In times of political campaigns, politics can seep into just about any part of life. It may even get into your wine.
For at least one Chilean wine producer, as I found out on Twitter, thanks to wine educator Bruce Cass, the ricochet from recent political events is rather stupefying. The name of the wine? Palin Syrah, a reasonably-priced organic wine made by renowned winemaker Alvaro Espinosa for GeoWines. The association with the one and only republican vice-presidential candidate is apparently causing people to walk away from it in San Francisco, while Texans are buying it with extra enthusiasm in Houston.
As a quick Google search will tell you, the story has raised eyebrows all the way to Chile and Argentina, with winemaker Espinosa vowing to send the Alaskan Governor several cases of his wines, even as he pointed out that, ironically, this situation is driving away a democrat, liberal clientele that is, generally speaking, much more open and interested in organic wines (see the article here, in Spanish). Espinosa quipped that he might have to rename it “Vino de la Casa Blanca”, if the Republicans win. Palin sounds fine to me.
(The word “Palin”, if you’re wondering, comes from the Mapuche language, a native people from the southern tip of Chile and Argentina. Definitely not from anything Alaskan.)
The whole Palin Syrah thing is certainly one notch above the rather gratuitous Lipstick on a Pig wines produced by Convivium Brands, a maker of private label bottlings based in Long Island City, NY. Based on an Obama remark interpreted as a Palin insult by her supporters, it leaves me with a rather bland, if slightly bitter aftertaste. And the design isn’t much to talk about. A novelty store joke, really. I’d rather buy some Vintage Papi; at least, it’s for charity.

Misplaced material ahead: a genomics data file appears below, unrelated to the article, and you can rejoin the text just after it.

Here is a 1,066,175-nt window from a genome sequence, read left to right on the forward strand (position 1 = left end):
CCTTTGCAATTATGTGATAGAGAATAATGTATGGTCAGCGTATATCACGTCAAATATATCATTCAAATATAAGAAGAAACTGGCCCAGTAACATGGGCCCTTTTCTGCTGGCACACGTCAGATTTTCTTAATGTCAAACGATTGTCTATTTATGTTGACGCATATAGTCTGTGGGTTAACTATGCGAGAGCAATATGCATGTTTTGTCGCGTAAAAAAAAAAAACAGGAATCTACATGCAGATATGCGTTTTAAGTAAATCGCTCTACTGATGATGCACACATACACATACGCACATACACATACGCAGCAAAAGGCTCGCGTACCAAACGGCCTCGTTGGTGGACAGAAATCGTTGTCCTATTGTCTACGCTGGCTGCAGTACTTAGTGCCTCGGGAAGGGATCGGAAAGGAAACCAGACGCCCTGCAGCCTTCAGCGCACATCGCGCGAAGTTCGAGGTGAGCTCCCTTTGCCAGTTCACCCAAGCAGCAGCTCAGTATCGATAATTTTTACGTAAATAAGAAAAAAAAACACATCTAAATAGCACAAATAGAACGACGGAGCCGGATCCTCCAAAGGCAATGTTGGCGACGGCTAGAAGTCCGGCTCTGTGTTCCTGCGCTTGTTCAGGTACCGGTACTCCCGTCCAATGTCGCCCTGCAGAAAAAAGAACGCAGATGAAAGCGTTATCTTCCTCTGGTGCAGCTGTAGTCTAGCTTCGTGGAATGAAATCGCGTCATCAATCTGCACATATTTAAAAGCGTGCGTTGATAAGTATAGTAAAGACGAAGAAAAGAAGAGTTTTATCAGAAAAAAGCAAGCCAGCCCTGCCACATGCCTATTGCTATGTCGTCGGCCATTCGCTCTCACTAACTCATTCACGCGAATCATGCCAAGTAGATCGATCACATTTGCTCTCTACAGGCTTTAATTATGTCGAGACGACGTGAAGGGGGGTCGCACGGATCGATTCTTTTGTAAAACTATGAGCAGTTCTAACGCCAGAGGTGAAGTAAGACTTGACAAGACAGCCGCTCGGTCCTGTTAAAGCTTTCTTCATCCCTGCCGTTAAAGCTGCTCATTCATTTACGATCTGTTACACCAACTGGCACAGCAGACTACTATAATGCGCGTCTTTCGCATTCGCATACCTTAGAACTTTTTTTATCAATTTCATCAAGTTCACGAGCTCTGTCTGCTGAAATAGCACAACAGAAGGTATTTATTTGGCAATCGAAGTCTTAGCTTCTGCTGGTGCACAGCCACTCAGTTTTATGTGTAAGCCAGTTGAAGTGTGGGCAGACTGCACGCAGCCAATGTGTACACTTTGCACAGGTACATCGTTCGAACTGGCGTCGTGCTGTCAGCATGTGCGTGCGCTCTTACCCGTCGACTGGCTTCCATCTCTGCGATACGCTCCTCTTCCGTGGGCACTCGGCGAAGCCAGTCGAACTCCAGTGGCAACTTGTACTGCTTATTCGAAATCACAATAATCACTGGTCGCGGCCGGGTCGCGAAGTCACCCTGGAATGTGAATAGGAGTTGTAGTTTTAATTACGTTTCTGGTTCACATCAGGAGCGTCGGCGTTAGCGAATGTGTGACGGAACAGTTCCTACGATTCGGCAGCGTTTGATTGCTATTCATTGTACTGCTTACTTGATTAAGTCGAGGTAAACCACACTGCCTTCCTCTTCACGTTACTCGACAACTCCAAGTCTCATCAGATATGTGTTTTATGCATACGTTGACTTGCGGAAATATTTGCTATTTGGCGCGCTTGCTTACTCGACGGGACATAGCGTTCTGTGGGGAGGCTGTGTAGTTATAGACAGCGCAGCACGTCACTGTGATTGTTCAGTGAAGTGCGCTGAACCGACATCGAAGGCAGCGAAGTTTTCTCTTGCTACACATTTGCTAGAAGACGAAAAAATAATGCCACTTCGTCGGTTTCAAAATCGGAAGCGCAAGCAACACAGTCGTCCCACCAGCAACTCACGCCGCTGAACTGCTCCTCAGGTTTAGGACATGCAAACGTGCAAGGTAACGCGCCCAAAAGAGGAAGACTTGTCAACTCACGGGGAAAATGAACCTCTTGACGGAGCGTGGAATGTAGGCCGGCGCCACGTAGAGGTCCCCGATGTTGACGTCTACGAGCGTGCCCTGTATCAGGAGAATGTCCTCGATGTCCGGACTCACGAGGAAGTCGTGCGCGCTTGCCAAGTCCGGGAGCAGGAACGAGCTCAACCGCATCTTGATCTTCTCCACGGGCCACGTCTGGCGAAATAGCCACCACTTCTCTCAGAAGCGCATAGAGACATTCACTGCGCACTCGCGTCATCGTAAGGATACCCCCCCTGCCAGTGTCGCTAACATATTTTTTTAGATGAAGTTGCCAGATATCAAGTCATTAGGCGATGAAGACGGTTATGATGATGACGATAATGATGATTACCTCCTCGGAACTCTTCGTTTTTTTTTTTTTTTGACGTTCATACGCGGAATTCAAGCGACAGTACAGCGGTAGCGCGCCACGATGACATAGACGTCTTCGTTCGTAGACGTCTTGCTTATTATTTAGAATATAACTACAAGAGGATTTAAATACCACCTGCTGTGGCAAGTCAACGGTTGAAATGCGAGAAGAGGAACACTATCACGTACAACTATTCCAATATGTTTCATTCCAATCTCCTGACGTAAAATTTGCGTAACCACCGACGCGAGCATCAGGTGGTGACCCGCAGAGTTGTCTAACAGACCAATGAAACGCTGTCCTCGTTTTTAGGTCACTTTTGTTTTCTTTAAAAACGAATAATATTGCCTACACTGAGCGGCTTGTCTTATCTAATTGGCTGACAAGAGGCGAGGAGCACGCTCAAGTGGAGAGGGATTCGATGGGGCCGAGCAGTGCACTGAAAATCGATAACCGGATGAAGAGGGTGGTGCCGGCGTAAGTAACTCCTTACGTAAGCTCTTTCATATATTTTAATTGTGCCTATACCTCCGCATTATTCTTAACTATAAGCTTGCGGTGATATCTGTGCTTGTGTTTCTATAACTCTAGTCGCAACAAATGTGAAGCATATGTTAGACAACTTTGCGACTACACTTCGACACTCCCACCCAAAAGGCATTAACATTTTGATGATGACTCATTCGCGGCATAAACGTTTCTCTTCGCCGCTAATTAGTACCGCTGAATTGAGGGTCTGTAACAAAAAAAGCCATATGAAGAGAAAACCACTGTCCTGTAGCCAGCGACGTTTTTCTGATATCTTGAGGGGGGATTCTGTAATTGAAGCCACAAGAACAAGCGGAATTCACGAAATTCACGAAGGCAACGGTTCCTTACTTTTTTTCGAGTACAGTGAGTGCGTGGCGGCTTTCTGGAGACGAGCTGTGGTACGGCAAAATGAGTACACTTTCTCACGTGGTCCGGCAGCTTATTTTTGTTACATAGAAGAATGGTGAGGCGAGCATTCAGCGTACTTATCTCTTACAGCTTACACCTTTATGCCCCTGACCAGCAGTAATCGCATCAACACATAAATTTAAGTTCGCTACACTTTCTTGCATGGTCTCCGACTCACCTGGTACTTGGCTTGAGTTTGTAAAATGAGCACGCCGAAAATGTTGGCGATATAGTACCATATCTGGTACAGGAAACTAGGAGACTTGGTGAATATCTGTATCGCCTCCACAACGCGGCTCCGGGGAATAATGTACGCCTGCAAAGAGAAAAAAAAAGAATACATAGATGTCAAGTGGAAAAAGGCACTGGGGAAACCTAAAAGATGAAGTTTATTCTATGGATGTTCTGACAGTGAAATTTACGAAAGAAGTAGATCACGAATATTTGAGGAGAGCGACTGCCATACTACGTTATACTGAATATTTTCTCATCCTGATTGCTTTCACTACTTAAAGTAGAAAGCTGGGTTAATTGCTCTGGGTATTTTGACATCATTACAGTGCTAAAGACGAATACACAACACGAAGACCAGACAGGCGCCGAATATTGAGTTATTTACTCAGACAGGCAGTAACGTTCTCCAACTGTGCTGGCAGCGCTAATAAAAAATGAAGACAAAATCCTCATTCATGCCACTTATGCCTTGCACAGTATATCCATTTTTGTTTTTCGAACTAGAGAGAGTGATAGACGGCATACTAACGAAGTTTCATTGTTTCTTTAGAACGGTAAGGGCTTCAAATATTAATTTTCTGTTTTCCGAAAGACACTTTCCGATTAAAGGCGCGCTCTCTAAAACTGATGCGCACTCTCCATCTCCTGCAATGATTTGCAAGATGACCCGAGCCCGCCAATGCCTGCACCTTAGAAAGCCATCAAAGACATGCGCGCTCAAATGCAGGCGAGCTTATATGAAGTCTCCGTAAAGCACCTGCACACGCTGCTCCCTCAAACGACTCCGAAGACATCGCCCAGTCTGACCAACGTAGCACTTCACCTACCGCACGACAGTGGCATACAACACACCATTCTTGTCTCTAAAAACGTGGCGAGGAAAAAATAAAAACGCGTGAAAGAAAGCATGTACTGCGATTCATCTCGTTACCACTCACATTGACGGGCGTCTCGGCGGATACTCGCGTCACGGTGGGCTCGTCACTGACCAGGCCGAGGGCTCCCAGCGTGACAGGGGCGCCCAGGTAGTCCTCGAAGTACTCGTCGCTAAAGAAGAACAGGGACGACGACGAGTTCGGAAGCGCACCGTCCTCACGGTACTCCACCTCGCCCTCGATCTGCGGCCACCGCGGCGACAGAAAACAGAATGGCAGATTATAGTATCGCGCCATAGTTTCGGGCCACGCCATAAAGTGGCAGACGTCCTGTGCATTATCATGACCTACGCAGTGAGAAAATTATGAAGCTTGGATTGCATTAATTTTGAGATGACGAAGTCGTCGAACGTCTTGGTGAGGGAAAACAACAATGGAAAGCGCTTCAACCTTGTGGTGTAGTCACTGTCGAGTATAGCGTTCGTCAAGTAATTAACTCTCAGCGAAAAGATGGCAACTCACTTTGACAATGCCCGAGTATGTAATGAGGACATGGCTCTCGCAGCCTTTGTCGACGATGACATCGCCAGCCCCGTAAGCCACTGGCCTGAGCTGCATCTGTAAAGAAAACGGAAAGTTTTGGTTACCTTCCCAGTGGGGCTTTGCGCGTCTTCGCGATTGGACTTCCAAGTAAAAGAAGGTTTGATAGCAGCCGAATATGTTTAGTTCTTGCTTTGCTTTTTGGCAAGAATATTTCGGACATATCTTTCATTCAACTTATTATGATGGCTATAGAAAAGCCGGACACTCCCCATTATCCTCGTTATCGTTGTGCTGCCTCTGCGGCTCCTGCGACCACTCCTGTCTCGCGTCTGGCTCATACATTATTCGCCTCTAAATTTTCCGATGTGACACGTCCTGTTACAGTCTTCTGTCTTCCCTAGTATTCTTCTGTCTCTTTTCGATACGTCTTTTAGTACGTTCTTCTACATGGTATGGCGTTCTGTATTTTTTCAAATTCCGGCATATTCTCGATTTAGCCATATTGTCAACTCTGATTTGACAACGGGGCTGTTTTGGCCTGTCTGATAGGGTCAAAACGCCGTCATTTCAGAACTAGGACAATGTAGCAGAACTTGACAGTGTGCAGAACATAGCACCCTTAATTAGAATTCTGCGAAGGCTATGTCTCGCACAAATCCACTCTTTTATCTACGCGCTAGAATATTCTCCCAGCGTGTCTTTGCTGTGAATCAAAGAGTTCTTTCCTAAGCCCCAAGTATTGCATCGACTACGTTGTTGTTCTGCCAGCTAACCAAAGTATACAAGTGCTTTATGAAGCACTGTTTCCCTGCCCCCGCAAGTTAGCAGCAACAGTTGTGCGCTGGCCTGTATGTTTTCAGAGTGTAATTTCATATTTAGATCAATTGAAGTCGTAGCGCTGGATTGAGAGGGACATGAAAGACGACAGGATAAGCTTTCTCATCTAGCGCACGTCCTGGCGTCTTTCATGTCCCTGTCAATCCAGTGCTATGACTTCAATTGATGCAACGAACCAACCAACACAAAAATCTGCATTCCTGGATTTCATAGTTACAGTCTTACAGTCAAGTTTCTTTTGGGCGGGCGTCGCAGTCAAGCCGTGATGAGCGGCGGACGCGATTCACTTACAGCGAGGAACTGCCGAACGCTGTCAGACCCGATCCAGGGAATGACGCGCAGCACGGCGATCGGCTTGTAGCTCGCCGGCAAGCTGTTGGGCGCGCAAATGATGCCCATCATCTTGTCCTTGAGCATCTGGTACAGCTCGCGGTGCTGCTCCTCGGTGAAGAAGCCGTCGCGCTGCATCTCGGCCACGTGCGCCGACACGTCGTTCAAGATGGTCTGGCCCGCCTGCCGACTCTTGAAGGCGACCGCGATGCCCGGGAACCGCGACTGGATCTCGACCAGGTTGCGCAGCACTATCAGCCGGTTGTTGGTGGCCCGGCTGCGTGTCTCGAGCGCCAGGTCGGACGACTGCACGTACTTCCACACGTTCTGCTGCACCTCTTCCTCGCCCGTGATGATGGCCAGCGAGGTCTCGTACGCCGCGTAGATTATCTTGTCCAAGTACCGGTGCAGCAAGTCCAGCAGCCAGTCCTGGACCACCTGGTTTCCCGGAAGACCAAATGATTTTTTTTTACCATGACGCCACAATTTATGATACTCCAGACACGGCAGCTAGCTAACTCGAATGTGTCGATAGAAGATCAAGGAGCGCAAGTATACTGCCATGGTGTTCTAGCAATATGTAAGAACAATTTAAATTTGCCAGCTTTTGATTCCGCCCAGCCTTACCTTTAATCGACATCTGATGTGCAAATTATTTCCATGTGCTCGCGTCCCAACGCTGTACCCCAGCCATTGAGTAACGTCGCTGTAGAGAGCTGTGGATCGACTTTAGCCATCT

Yet you can turn an electoral race into a smart pretext for wine tasting. Andrew J. Stover, sommelier for Oya restaurant in Washington, DC, has created a race to the Wine House using a series of wines from Red states, Blue states and battleground states, showcasing regional wines from Arizona, Illinois, Idaho, Michigan and Virginia, among others. In a newspaper article, Stover reported having had to taste a lot of crappy wine to put that selection together. We applaud his courage – and his willingness to bring wines from less heralded wine regions to light.
Here, in Canada, we’re just not that witty about wine and politics. I haven’t found a wine list pitting wines from the rather conservative BC interior against ice ciders from more liberal areas of Quebec – yet. Instead, there’s The Globe and Mail’s Beppi Crosariol trying to turn the totally restrictive interprovincial wine shipping laws (summary: it’s illegal to ship anything out of your province to another province) into an election issue. More on that later.